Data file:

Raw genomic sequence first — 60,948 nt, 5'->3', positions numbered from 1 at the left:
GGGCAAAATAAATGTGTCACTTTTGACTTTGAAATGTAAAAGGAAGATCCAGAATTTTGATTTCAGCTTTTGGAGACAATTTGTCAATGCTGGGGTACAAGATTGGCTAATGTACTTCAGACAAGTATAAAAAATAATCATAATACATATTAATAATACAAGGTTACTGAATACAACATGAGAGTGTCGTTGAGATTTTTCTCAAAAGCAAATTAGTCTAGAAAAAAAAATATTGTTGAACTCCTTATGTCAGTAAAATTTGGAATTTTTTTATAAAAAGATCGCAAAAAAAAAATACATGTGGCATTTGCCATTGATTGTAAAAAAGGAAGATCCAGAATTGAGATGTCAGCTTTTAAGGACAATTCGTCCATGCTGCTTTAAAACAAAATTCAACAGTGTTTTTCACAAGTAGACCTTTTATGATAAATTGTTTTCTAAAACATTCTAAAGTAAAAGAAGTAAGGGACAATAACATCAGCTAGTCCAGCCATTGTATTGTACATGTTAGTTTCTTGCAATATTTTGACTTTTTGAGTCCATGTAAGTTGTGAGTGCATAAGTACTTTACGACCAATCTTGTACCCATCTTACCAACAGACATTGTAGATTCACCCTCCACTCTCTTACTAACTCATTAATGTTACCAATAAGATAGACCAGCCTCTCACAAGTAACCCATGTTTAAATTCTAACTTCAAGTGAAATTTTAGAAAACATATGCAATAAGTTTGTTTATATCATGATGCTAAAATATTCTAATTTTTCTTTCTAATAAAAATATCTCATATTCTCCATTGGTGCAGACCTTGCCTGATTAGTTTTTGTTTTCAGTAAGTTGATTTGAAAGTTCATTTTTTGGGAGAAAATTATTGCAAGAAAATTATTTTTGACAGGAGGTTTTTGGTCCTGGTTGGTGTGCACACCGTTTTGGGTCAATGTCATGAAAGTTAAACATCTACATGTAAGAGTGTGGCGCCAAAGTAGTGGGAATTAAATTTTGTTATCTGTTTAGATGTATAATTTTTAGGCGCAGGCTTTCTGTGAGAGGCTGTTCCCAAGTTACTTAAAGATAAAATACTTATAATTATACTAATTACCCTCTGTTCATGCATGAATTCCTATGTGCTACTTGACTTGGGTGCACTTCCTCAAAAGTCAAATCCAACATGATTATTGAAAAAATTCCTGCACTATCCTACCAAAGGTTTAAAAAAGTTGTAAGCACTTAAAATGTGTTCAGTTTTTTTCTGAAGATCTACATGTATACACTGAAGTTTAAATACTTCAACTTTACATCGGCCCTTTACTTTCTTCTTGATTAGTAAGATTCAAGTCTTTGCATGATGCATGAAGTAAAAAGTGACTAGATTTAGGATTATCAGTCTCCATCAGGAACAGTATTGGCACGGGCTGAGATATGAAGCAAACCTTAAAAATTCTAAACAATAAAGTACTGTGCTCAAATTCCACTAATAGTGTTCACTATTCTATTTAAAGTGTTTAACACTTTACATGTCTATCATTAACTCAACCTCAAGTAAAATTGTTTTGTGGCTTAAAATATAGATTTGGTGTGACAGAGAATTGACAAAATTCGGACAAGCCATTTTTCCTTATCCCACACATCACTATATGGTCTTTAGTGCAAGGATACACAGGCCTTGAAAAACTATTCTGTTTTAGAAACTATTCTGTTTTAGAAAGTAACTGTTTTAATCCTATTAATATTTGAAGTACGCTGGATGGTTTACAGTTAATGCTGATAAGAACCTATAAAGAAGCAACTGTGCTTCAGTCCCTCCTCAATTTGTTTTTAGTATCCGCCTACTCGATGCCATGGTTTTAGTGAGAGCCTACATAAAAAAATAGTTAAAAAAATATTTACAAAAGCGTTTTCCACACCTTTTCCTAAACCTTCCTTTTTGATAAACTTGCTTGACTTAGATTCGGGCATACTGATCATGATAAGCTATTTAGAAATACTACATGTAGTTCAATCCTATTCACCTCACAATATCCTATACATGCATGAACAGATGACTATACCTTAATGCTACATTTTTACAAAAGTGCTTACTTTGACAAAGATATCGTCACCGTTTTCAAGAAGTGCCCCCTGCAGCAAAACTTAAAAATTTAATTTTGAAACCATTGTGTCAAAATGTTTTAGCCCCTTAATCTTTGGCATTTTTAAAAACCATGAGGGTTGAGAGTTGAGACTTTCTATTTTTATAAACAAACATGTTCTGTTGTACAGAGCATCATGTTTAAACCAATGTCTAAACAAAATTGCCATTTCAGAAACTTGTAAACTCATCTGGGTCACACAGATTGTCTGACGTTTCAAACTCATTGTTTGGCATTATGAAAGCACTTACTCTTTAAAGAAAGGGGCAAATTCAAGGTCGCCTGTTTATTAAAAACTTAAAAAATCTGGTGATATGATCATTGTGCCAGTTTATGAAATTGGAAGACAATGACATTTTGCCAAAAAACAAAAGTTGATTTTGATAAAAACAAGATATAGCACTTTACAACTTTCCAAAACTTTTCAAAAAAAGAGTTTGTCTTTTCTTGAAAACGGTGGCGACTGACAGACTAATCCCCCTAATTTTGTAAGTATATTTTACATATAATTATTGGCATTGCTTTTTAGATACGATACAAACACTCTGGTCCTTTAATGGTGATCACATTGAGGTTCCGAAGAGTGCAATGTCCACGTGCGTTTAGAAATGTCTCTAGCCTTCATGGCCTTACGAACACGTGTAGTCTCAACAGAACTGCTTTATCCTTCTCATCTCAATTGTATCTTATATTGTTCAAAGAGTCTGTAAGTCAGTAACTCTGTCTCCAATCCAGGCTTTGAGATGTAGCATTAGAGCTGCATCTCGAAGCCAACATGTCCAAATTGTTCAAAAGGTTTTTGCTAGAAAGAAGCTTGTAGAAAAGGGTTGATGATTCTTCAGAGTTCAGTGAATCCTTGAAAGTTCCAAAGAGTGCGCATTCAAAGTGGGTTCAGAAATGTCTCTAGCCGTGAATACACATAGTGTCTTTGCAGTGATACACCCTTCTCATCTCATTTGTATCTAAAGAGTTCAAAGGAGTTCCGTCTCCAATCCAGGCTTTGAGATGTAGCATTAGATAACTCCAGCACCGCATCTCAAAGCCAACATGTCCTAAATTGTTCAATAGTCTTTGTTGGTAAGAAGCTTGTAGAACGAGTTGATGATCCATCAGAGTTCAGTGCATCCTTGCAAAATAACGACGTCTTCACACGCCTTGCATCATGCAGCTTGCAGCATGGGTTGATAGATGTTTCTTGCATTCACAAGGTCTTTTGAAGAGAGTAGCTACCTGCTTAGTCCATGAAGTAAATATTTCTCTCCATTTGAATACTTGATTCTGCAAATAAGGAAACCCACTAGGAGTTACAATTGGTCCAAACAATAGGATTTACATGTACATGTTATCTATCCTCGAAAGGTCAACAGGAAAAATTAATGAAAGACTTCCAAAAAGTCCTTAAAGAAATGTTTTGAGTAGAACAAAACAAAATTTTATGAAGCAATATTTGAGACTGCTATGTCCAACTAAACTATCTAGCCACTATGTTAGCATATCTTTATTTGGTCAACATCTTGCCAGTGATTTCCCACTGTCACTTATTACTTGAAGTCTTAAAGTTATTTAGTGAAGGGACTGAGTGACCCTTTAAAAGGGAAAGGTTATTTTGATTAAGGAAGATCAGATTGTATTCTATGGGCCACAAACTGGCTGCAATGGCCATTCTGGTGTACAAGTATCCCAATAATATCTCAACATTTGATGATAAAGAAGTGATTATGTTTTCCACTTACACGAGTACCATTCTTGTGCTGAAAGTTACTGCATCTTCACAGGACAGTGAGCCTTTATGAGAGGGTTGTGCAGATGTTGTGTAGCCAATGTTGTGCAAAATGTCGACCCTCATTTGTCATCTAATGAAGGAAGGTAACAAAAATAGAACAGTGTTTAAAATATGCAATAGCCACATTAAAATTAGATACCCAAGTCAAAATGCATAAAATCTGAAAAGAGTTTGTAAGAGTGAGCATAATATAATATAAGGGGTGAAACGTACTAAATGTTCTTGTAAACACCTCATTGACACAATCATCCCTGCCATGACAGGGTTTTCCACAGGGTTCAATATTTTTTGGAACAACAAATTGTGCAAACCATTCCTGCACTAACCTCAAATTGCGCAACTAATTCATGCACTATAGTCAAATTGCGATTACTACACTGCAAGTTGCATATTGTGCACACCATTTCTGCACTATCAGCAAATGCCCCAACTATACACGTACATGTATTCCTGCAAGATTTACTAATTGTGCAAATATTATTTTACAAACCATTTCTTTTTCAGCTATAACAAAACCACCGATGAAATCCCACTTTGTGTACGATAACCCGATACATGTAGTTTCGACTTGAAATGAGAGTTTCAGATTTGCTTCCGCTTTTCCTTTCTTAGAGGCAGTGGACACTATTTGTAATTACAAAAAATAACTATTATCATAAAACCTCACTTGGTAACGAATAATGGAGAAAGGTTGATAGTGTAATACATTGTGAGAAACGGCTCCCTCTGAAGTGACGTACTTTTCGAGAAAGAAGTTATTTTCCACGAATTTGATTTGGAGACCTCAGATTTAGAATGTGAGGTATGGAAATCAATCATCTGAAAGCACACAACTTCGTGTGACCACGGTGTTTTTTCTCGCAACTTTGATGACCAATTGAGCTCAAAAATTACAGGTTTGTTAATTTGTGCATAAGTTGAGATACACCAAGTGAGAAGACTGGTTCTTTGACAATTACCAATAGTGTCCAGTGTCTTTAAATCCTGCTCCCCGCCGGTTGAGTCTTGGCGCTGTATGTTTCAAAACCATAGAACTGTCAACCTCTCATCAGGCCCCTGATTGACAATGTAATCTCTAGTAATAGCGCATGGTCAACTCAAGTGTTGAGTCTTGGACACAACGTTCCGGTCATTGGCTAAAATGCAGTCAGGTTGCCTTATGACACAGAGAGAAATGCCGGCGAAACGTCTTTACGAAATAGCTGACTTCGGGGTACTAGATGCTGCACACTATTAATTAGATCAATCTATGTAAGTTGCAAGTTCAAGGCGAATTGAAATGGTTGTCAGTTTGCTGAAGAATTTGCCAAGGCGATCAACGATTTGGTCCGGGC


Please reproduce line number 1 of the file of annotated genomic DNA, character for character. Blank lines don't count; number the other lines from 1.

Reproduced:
Raw genomic sequence first — 60,948 nt, 5'->3', positions numbered from 1 at the left: